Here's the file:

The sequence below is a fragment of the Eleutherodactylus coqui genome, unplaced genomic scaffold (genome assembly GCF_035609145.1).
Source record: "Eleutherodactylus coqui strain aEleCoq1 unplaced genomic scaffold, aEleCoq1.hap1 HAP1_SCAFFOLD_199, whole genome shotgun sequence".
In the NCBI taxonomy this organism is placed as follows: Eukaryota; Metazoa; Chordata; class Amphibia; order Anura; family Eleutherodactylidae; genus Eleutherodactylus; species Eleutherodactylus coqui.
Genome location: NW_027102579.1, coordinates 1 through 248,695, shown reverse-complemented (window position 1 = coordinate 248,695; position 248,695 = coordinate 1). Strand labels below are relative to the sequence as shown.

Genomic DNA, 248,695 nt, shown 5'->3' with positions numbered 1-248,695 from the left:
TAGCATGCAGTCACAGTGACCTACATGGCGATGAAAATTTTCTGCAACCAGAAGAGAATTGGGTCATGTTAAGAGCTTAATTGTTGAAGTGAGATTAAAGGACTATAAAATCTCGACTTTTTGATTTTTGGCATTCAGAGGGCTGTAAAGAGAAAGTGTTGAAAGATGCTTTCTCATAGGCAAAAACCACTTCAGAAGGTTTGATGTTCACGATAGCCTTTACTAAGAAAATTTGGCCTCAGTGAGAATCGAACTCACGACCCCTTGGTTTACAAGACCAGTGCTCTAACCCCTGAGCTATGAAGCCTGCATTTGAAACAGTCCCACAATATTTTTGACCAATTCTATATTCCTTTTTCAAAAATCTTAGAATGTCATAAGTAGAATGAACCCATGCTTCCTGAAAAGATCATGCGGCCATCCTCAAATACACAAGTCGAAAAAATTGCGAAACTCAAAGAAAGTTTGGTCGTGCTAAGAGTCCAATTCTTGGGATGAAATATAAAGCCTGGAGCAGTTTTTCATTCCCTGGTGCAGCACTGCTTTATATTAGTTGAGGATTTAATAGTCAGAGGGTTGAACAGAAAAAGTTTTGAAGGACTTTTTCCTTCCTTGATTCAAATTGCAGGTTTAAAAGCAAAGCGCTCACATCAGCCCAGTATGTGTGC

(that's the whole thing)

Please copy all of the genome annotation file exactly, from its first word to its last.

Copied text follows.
The sequence below is a fragment of the Eleutherodactylus coqui genome, unplaced genomic scaffold (genome assembly GCF_035609145.1).
Source record: "Eleutherodactylus coqui strain aEleCoq1 unplaced genomic scaffold, aEleCoq1.hap1 HAP1_SCAFFOLD_199, whole genome shotgun sequence".
In the NCBI taxonomy this organism is placed as follows: Eukaryota; Metazoa; Chordata; class Amphibia; order Anura; family Eleutherodactylidae; genus Eleutherodactylus; species Eleutherodactylus coqui.
Genome location: NW_027102579.1, coordinates 1 through 248,695, shown reverse-complemented (window position 1 = coordinate 248,695; position 248,695 = coordinate 1). Strand labels below are relative to the sequence as shown.

Genomic DNA, 248,695 nt, shown 5'->3' with positions numbered 1-248,695 from the left:
TAGCATGCAGTCACAGTGACCTACATGGCGATGAAAATTTTCTGCAACCAGAAGAGAATTGGGTCATGTTAAGAGCTTAATTGTTGAAGTGAGATTAAAGGACTATAAAATCTCGACTTTTTGATTTTTGGCATTCAGAGGGCTGTAAAGAGAAAGTGTTGAAAGATGCTTTCTCATAGGCAAAAACCACTTCAGAAGGTTTGATGTTCACGATAGCCTTTACTAAGAAAATTTGGCCTCAGTGAGAATCGAACTCACGACCCCTTGGTTTACAAGACCAGTGCTCTAACCCCTGAGCTATGAAGCCTGCATTTGAAACAGTCCCACAATATTTTTGACCAATTCTATATTCCTTTTTCAAAAATCTTAGAATGTCATAAGTAGAATGAACCCATGCTTCCTGAAAAGATCATGCGGCCATCCTCAAATACACAAGTCGAAAAAATTGCGAAACTCAAAGAAAGTTTGGTCGTGCTAAGAGTCCAATTCTTGGGATGAAATATAAAGCCTGGAGCAGTTTTTCATTCCCTGGTGCAGCACTGCTTTATATTAGTTGAGGATTTAATAGTCAGAGGGTTGAACAGAAAAAGTTTTGAAGGACTTTTTCCTTCCTTGATTCAAATTGCAGGTTTAAAAGCAAAGCGCTCACATCAGCCCAGTATGTGTGC